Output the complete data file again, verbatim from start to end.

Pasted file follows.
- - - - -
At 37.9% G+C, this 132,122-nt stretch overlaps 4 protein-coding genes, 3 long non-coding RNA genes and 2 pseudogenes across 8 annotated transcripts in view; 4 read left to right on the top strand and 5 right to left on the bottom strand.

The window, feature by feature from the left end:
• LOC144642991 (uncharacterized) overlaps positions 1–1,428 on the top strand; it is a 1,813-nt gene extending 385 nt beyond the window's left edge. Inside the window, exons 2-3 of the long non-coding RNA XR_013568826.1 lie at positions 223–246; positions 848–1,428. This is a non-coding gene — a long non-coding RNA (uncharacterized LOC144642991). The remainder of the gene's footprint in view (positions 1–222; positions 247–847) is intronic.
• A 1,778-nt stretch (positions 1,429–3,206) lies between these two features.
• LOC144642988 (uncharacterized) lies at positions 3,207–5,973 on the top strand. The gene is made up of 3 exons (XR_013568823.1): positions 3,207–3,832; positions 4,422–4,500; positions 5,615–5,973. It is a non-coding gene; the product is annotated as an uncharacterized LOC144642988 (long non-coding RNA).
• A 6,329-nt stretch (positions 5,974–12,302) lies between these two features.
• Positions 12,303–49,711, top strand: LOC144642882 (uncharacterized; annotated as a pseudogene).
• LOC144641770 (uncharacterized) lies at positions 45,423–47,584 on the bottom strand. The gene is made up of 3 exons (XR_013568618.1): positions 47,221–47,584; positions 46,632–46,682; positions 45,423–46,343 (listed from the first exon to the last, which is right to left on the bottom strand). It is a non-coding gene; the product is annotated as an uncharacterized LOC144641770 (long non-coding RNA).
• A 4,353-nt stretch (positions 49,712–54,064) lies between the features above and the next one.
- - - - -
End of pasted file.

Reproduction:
At 37.9% G+C, this 132,122-nt stretch overlaps 4 protein-coding genes, 3 long non-coding RNA genes and 2 pseudogenes across 8 annotated transcripts in view; 4 read left to right on the top strand and 5 right to left on the bottom strand.

The window, feature by feature from the left end:
• LOC144642991 (uncharacterized) overlaps positions 1–1,428 on the top strand; it is a 1,813-nt gene extending 385 nt beyond the window's left edge. Inside the window, exons 2-3 of the long non-coding RNA XR_013568826.1 lie at positions 223–246; positions 848–1,428. This is a non-coding gene — a long non-coding RNA (uncharacterized LOC144642991). The remainder of the gene's footprint in view (positions 1–222; positions 247–847) is intronic.
• A 1,778-nt stretch (positions 1,429–3,206) lies between these two features.
• LOC144642988 (uncharacterized) lies at positions 3,207–5,973 on the top strand. The gene is made up of 3 exons (XR_013568823.1): positions 3,207–3,832; positions 4,422–4,500; positions 5,615–5,973. It is a non-coding gene; the product is annotated as an uncharacterized LOC144642988 (long non-coding RNA).
• A 6,329-nt stretch (positions 5,974–12,302) lies between these two features.
• Positions 12,303–49,711, top strand: LOC144642882 (uncharacterized; annotated as a pseudogene).
• LOC144641770 (uncharacterized) lies at positions 45,423–47,584 on the bottom strand. The gene is made up of 3 exons (XR_013568618.1): positions 47,221–47,584; positions 46,632–46,682; positions 45,423–46,343 (listed from the first exon to the last, which is right to left on the bottom strand). It is a non-coding gene; the product is annotated as an uncharacterized LOC144641770 (long non-coding RNA).
• A 4,353-nt stretch (positions 49,712–54,064) lies between the features above and the next one.